The Year of the BYOD Mobile Revolution The year's other personality evolved from an explosion of mobile devices in the workplace. By the end of 2011, BYOD was becoming a corporate mantra. Board members and employees alike injected iPhones, iPads, Androids (and other) devices into the corporate landscape-all with the same mandate-- that they had to be supported by corporate IT and InfoSecurity departments. The top-to-bottom BYOD movement reflected the consumerisation of IT. It accelerated throughout the year. It was and is unstoppable.
The Split is Narrower than It Looks How did 2011's two personalities work together to shape 2012's? The answer hearkens back to 2010's Stuxnet exposure. Firewalls, intrusion detection systems (IDSs), virus scanners, and vulnerability scanners are not perfect, and this lack of perfection makes organisations vulnerable. The CAs suffered devastating compromises because the malware that harvested passwords, keys, and accessed systems was inside the CAs' organisations, avoiding detection. And human beings were knowingly or unwittingly helping the malware do its job.
With the BYOD revolution taking hold, the opportunity for bad guys to get inside any organisation on the planet is going up logarithmically. Organisations have no physical control of these devices, which as everyone knows, makes them completely vulnerable to compromise.
In other words, the combination of 2011's two personalities yields a weakness that only an oblique approach can fix.
2012: The Year of Ubiquitous Encryption If the bad guys are on the inside, and it is becoming easier for them to get there through an explosion of systems, applications and devices that connect with and share valuable information are secured through certificates and encryption keys, what can organisations do to stop them?
In most cases, hackers compromise systems to steal data. Intellectual property, financial data, and personal data are all valuable commodities: Hackers can use them for financial gain, to maliciously expose secrets, and to deliberately harm reputations. Security systems in 2011 focused on keeping bad guys out. But now the bad guys are on the inside. Organisations' best defense is to encrypt data everywhere, whether the data is at rest or in motion, because encrypted data isn't recoverable without its encryption key. Hence, 2012 will go down in IT-security history as the Year of Ubiquitous Encryption.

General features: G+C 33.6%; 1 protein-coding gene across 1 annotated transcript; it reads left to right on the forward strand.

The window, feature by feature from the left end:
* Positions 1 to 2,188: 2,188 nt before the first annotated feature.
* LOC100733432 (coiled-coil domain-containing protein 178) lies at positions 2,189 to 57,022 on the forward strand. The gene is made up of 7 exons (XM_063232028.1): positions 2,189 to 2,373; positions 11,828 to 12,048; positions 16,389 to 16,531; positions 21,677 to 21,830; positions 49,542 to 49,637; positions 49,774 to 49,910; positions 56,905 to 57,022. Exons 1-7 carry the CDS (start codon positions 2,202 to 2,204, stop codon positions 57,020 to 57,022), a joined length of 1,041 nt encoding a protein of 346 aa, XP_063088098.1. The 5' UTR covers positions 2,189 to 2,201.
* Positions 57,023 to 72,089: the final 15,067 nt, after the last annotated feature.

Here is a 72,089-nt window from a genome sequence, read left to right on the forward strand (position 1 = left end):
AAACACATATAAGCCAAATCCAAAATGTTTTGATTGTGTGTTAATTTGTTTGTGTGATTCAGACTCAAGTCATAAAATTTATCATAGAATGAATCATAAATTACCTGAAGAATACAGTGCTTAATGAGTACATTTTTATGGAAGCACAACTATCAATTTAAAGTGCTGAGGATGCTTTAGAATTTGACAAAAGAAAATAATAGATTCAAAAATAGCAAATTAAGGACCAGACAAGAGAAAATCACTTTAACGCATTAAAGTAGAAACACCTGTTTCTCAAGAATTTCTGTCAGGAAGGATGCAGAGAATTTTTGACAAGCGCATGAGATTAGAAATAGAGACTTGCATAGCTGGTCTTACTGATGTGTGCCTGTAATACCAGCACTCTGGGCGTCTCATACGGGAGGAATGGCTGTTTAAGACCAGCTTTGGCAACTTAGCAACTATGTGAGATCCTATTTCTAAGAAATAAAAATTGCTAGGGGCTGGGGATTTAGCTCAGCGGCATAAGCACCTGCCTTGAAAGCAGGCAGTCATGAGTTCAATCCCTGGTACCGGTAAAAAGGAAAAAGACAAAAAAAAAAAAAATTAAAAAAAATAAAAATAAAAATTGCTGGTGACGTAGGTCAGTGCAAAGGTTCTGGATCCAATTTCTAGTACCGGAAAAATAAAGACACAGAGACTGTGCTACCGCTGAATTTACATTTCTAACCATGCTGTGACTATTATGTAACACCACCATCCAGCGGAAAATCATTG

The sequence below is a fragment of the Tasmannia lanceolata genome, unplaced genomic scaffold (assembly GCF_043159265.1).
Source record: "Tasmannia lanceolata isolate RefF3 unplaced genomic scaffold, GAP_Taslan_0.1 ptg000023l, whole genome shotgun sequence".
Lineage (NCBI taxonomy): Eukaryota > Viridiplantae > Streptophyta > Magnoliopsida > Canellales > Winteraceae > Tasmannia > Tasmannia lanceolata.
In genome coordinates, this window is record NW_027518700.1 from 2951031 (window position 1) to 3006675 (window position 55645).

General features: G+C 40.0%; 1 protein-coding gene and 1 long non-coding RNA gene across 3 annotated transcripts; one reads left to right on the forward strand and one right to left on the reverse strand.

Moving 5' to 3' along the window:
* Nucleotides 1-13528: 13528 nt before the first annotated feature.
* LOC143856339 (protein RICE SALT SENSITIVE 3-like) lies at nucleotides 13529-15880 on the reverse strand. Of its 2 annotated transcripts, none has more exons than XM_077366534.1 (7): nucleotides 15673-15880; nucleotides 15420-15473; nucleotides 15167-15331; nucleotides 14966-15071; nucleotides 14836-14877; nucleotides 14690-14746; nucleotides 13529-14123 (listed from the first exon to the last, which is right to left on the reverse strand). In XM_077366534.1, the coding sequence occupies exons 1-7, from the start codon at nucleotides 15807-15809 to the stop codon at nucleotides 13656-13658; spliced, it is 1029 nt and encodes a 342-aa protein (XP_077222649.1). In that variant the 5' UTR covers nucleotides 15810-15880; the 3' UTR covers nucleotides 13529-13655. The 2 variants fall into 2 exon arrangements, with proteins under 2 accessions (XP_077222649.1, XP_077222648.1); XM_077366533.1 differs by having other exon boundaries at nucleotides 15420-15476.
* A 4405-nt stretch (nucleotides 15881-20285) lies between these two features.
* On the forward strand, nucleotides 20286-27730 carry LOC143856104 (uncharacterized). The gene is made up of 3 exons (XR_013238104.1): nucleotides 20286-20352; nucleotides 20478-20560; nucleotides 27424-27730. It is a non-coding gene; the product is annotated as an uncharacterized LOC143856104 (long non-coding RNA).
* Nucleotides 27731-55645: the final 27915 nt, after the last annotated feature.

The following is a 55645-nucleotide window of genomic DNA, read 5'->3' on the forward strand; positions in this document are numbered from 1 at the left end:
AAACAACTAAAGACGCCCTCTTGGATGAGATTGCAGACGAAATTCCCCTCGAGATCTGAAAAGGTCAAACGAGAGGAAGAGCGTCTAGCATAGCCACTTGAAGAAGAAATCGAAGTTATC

In Conclusion The split-personality year of 2011 will logically lead organisations to make sure they are protected in 2012, the Year of Ubiquitous Encryption. If 2011's leaked and stolen data had been encrypted, and the encryption keys stored in a secure area away from the data, the data would have been worthless to the bad guys. The compromised CAs would have considered the breaches inconsequential, and may not even have reported them. Again, it's important to understand that encrypted data isn't usable without its encryption key. With keys that are separate and safe from prying eyes, the bad guys can take all the data they want...because they'll never know what they have.
With data and applications moving to the cloud, where they are fully accessible to all devices and can move from one physical location to another almost instantly, ubiquitous encryption becomes even more important. Even if malefactors get their hands on mobile devices (which are relatively easy to steal and compromise), encrypted data makes the thefts trivial.